7 Value Stocks That May Come Back into Style After the Pandemic

value stocks - 7 Value Stocks That May Come Back into Style After the Pandemic

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This year has not been great for value investing. Instead, the markets have been focused on new, shiny names. But value stocks have actually underperformed since the financial crisis of 2008. So, the problem is not a short-term phenomenon contained to 2020 — these investments have steadily fallen out of favor.

That’s why investors can buy them at low prices now. They are reliable and fundamentally strong, but not as exciting as growth stocks.

To use an analogy, growth stocks are like babies — everyone loves them because they’re brimming with potential. If that’s true, then value stocks are the reliable, middle-aged worker. Absolutely respectable but relatively unnoticed — until they do something really special. 

Analogy aside, there are a lot of reasons to consider value picks before they become hot. I think these kinds of stocks will undergo a renaissance after this year. Clearly, money in the market was chasing get-rich-quick names in the first few quarters. As 2021 brings along vaccines and reality checks in the aftermath of Covid-19, my bet is that investors will be more cautious. 

That means value stocks will catch on. And when they do, all these stocks will only have to trade at fair value in order to make investors strong returns. Then the trendy money will follow, which will mean more appreciation. 

So, here are seven value names to consider if you’re an investor who’s looking ahead.

  • Ford Motors (NYSE:F)
  • Unum (NYSE:UNM)
  • Caterpillar (NYSE:CAT)
  • Intel (NASDAQ:INTC)
  • Citigroup (NYSE:C)
  • Berkshire Hathaway (NYSE:BRK.A, NYSE:BRK.B)

Value Stocks to Buy: IBM (IBM)

Sign of IBM with Canada Head Office Building in background in Markham, Ontario, Canada. IBM is an American multinational technology company.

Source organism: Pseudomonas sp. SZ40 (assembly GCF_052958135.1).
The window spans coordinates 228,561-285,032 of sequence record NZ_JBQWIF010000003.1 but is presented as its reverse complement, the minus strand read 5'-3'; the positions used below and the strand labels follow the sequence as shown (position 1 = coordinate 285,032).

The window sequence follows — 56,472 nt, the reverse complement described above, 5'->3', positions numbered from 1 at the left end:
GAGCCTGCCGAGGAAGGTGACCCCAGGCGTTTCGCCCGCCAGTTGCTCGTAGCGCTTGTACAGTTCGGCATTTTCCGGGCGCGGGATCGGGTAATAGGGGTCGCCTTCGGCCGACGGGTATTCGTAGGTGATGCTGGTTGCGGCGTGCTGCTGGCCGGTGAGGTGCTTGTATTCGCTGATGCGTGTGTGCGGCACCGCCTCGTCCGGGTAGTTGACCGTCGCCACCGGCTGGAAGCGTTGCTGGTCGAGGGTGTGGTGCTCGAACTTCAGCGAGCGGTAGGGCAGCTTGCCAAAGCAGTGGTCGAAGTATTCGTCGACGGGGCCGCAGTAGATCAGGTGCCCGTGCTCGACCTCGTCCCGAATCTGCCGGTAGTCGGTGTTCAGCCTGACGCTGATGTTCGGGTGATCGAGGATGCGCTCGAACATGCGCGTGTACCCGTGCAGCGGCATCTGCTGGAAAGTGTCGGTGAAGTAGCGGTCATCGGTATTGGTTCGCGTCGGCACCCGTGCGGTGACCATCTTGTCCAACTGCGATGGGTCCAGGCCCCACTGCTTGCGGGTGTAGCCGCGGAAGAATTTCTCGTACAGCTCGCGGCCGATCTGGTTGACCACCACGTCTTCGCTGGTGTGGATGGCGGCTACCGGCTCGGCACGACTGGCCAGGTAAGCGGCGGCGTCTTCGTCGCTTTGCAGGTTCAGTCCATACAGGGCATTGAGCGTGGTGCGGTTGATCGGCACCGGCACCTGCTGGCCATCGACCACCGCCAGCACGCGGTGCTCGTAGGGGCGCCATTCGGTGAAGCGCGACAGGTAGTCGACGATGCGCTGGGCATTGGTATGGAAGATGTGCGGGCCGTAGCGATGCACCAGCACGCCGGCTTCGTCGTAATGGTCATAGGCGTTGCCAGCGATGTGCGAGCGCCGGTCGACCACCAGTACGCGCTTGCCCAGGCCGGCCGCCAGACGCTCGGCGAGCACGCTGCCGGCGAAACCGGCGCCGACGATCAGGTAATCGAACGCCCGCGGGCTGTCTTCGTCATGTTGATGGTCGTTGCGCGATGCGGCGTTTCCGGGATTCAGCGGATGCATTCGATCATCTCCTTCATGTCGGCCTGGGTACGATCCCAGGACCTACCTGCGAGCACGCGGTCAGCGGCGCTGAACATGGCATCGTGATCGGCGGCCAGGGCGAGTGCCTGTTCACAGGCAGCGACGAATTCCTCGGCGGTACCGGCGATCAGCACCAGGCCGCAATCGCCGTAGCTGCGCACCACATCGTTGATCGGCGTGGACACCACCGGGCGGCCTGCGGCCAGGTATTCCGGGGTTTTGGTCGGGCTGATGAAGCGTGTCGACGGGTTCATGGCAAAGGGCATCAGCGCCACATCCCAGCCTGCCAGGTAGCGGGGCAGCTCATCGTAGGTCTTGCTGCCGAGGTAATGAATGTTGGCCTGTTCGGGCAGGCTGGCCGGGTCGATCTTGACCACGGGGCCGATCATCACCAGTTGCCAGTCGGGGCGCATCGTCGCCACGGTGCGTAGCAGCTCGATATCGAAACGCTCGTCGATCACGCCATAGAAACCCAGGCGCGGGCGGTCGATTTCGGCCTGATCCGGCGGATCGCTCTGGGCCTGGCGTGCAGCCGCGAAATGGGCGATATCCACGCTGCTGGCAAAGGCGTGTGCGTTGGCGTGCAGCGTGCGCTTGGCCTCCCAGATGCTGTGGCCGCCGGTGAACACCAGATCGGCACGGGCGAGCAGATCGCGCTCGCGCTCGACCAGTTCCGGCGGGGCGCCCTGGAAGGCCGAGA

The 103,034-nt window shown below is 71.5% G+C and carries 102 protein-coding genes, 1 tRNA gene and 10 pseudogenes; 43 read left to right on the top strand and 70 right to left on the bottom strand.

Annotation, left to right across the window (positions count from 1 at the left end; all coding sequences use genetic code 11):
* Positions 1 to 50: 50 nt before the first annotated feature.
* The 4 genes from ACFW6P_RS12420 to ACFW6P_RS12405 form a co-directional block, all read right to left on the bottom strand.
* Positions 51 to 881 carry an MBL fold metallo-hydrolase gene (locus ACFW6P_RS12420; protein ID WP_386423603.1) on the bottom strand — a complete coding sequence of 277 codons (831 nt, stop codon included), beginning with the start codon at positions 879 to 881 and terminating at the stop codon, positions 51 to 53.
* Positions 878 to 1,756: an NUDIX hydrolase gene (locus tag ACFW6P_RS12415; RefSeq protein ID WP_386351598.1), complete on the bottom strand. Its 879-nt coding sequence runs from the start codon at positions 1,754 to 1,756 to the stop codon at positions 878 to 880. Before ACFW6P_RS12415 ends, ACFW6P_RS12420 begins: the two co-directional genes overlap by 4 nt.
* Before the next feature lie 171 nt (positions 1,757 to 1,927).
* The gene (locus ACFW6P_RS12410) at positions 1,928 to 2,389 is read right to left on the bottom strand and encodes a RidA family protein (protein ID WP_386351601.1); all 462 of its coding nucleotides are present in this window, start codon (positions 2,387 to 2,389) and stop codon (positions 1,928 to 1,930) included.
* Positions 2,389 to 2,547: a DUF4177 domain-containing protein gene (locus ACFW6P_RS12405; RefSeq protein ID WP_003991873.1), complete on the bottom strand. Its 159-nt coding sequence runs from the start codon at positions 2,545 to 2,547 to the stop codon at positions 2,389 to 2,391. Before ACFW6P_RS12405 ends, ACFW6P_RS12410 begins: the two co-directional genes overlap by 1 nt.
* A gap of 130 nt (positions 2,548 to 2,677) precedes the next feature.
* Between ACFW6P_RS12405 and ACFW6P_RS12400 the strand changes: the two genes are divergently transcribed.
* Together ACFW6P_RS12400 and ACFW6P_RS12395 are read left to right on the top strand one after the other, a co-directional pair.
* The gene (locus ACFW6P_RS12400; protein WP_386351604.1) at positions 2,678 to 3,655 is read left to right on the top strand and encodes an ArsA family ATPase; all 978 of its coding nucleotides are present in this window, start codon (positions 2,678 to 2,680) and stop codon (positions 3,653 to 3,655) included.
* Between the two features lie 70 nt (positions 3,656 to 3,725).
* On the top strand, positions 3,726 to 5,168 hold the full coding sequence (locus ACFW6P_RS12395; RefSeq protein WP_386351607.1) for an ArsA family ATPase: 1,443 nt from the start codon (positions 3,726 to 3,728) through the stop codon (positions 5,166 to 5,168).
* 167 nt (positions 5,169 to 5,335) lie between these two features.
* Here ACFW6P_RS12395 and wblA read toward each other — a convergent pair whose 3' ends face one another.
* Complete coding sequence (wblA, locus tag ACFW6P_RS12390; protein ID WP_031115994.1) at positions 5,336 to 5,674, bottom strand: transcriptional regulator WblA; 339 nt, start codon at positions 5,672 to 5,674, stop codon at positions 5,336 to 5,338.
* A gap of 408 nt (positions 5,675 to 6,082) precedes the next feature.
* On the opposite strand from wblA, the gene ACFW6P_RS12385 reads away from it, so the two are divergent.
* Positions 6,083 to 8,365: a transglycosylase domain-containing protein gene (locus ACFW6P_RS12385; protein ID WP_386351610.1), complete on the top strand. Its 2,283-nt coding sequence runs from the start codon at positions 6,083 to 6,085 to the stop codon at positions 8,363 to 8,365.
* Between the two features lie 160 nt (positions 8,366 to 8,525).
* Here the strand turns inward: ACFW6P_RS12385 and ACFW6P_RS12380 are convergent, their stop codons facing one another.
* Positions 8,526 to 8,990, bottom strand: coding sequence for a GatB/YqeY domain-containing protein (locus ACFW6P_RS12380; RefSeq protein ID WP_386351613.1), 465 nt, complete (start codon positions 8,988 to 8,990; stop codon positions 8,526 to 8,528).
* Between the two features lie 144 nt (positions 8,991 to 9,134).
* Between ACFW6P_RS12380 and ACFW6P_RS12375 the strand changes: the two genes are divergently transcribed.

Source: JHVEPhoto / Shutterstock.com

Trailing price-to-earnings: 13.27
Price-to-book: 4.92

IBM — like most value stocks — is a name that investors believe should be priced higher. By value metrics, there are many reasons to like the company. However, investors haven’t shown it much love for the most part, despite it being a world-class IT service provider. So, if value investing comes back into style, IBM stock is definitely one to consider. 

To paraphrase what a member of the InvestorPlace Staff wrote a month ago, IBM has had a rough five years but can turn it around with a pivot to cloud services. 

IBM foresees a “$1 trillion market opportunity” in its open hybrid cloud platform. To enable and expedite that shift, the company acquired Red Hat. The company’s goal is to move its revenue streams away from its traditional services toward high-value cloud software and solutions.

In my opinion, they’re doing the right thing here. IBM is aligning its revenue sources with higher profit opportunities that recur rather than selling services that stopped working for them. As such, the tech company is poised for margins, profitability and emerging opportunities in the cloud. 

Once it shows investors that this strategic move is taking hold, IBM stock should move upward. 

Ford Motors (F)

Ford (F) logo badge on grill of car
Source: JuliusKielaitis / Shutterstock.com

Trailing price-to-earnings: N/A
Price-to-book: 1.05

Next on my list of value stocks it Ford, which — like many legacy automotive companies — has one foot in the past and one foot in the future. The company is also a name that Wall Street can’t seem to agree on. Recently, Ford posted a strong earnings per share beat of 65 cents, seriously outpacing its 20-cent consensus. 

Additionally — while it does seem that the markets are coming around on GM (NYSE:GM) stock — Ford is still a better value stock in my eyes. That’s even despite it’s forward price-to-earnings ratio of 8.17, which is downright tiny considered alongside electric vehicle (EV) manufacturers. Of course, I know this stock isn’t Tesla (NASDAQ:TSLA), but bear with me. 

The reason I look at Ford as a value stock — although by some measures it isn’t — is because the company has a lot invested into the EV future. And I think it can rise significantly on that future, while making money elsewhere to boost its fundamentals. Ford is in an enviable position, aligned with EV growth while possessing cash cows like its F-Series trucks.